If a 141-122 season-opening loss to the Los Angeles Clippers was any indication, the Golden State Warriors have a long way to go before they can even consider making the playoffs. Three years after scoring the services of Kevin Durant, the Warriors’ star Stephen Curry now faces a similar dilemma than the very man KD left behind — Russell Westbrook.
Oh how the tables have turned…
Call it the KD curse or what have you, but every time a dominant scorer leaves a team, that team struggles. The Warriors are no different.
Compounding that problem is the absence of Klay Thompson, not only a consistent 20-point scorer, but also the team’s best perimeter defender — one this shell of a juggernaut team is sorely missing.
Curry is now mired in the same position that Westbrook found himself in three years ago, fresh off a (less-pronounced) divorce with Durant, and forced to depend only on himself to bring his team afloat. While many expected this fallout to be the way that Curry can capture his third Most Valuable Player award, the road to doing so will be all that much more difficult for him, now that he is witnessing what it will take to bring this team to the promised land.
Thursday night’s game stacked the Warriors against a team believed to be a championship contender, which would be no issue otherwise, except that Golden State will see the Clippers three more times in the regular season, along with the Lakers, who dominated them in the preseason.
While Curry has all the liberties to take 25 shots a night and lead the league in scoring, much like Westbrook did in that 2016-17 season, doing so will be a lot tougher than his counterpart.
For starters, Curry doesn’t possess the raw athleticism, speed, and physical abilities that Westbrook utilized to make himself into the first player to average a triple-double in a season since Oscar Robertson. Curry relies on his ability to create space and knock down shots.
This issue is compounded by the fact that the 31-year-old marksman hasn’t gotten to the foul line more than six times per game in a season, despite being — quite literally — the best free-throw shooter in the history of the NBA.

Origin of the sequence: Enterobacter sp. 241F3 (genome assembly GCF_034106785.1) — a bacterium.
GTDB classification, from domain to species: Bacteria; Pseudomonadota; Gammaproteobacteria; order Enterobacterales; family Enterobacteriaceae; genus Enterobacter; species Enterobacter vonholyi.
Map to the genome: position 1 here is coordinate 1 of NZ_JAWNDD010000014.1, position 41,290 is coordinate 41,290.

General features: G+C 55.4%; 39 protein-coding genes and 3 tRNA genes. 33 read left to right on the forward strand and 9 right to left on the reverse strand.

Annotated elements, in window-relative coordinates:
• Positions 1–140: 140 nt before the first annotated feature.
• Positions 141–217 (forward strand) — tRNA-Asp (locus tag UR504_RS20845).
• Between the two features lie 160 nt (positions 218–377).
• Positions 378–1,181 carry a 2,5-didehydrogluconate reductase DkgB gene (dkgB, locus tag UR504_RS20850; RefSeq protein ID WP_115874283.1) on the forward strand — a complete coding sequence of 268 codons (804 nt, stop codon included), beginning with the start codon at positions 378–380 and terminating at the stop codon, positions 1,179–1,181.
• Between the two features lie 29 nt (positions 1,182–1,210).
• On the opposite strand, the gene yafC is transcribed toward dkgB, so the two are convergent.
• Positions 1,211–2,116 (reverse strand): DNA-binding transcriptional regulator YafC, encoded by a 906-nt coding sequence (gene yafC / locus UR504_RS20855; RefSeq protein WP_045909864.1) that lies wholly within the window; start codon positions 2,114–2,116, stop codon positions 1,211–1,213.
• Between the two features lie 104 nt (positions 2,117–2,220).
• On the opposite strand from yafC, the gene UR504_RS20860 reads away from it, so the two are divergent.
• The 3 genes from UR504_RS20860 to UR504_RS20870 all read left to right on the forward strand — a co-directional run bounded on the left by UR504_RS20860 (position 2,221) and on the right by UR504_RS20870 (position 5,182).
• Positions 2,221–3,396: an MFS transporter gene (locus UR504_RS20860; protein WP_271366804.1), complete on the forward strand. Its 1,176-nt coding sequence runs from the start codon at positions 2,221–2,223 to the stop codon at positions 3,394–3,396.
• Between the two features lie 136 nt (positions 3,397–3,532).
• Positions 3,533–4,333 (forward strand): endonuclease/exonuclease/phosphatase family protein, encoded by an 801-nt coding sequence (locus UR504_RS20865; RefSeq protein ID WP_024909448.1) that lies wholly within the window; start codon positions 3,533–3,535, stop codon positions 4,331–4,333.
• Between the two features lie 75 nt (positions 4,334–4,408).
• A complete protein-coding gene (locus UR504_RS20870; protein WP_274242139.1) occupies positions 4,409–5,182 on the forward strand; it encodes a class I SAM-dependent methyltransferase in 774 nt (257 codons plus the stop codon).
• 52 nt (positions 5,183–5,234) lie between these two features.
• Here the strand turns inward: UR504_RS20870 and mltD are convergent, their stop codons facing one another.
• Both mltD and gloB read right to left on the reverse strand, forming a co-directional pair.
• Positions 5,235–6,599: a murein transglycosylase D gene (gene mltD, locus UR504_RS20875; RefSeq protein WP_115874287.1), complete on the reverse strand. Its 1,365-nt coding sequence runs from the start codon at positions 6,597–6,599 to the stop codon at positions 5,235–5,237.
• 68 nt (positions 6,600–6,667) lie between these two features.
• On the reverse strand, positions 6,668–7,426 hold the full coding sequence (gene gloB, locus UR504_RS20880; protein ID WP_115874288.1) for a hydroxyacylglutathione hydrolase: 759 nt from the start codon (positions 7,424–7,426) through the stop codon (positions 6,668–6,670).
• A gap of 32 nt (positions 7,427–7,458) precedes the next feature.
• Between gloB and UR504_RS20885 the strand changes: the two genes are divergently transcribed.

Westbrook went to the line 10.4 times per game in 2016-17, knocking down 84.5% of his attempts, a career-high. Yet Curry, despite sitting at a career 90.5% clip, is nowhere close to attempting as many foul shots or generating the same chances for contact, mostly relying on 3-point pump-fakes and the occasional drive to earn his visits to the charity stripe.
Stephen Curry is now having to shoulder the load for a team that simply doesn’t have the same potent pieces it once had. Instead of an assassin in Durant and a deadeye shooter in Thompson, Curry is left with D’Angelo Russell, Glenn Robinson III and Jacob Evans — neither of the three anywhere the caliber of shooters that the two aforementioned are hailed to be.
While often underrated, Curry’s playmaking could be a big factor this season. After all, he did average 8.5 assists per game in 2013-14, the season before the dynasty took over. But lacking those deadly options in the perimeter has only made Draymond Green’s poor perimeter shooting all the more of a liability.
A lot of would-be assists will result in bricks from his teammates, and plenty more playmaking opportunities coming from his wild passes will result in turnovers, as it became evident in an eight-turnover night for Curry in the season opener.
The two-time MVP was often double and triple-teamed during his first regular season game, something Westbrook had to endure during that first season without Durant. The Long Beach native didn’t have the best of players around him either, dealing mostly with two capable play finishers in Victor Oladipo and Steven Adams.
Curry’s best option is a two-man game with Russell, and after that the paint runs dry when it comes to a reliable source of scoring, making something very evident — the Warriors won’t just struggle defending, they will have a tough time putting points on the board as well.
That alone further complicates Curry’s situation, not to mention the amount of double- and triple-teams he will see this season from teams hoping to take the ball out of his hands. It’s hard enough to score 30 in a consistent basis in this league, but it gets even tougher when the supporting cast doesn’t make a defense pay for committing two or more men to one player.
One could argue that Stephen Curry is in a worse situation than Westbrook was three years ago, despite a similarly caustic blueprint, but Curry must play with the same pedal-to-the-metal type of reckless abandon to spearhead the Warriors into the playoff race, or else it’s all but a lost season for a team recovering from the fallout of losing one of the best players in the league.